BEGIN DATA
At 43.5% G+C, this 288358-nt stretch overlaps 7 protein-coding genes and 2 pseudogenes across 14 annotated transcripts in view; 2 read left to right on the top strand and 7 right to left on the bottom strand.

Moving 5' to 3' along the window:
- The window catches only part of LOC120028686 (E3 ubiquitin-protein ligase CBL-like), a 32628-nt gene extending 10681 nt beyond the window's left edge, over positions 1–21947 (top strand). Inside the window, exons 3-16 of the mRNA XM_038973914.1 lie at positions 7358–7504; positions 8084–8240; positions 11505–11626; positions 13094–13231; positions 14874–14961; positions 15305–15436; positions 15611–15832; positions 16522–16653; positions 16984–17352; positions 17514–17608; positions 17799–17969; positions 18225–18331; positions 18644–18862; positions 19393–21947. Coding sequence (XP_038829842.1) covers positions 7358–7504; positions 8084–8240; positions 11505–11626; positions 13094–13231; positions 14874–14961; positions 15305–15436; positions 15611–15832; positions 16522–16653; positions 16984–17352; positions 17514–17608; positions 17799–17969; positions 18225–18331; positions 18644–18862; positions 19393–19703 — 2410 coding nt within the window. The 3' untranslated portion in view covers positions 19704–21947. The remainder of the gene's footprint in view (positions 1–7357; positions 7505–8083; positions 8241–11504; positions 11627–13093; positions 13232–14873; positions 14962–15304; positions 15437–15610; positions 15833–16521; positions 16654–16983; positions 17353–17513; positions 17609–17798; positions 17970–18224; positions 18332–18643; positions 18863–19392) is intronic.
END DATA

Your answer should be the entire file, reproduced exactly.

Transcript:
At 43.5% G+C, this 288358-nt stretch overlaps 7 protein-coding genes and 2 pseudogenes across 14 annotated transcripts in view; 2 read left to right on the top strand and 7 right to left on the bottom strand.

Moving 5' to 3' along the window:
- The window catches only part of LOC120028686 (E3 ubiquitin-protein ligase CBL-like), a 32628-nt gene extending 10681 nt beyond the window's left edge, over positions 1–21947 (top strand). Inside the window, exons 3-16 of the mRNA XM_038973914.1 lie at positions 7358–7504; positions 8084–8240; positions 11505–11626; positions 13094–13231; positions 14874–14961; positions 15305–15436; positions 15611–15832; positions 16522–16653; positions 16984–17352; positions 17514–17608; positions 17799–17969; positions 18225–18331; positions 18644–18862; positions 19393–21947. Coding sequence (XP_038829842.1) covers positions 7358–7504; positions 8084–8240; positions 11505–11626; positions 13094–13231; positions 14874–14961; positions 15305–15436; positions 15611–15832; positions 16522–16653; positions 16984–17352; positions 17514–17608; positions 17799–17969; positions 18225–18331; positions 18644–18862; positions 19393–19703 — 2410 coding nt within the window. The 3' untranslated portion in view covers positions 19704–21947. The remainder of the gene's footprint in view (positions 1–7357; positions 7505–8083; positions 8241–11504; positions 11627–13093; positions 13232–14873; positions 14962–15304; positions 15437–15610; positions 15833–16521; positions 16654–16983; positions 17353–17513; positions 17609–17798; positions 17970–18224; positions 18332–18643; positions 18863–19392) is intronic.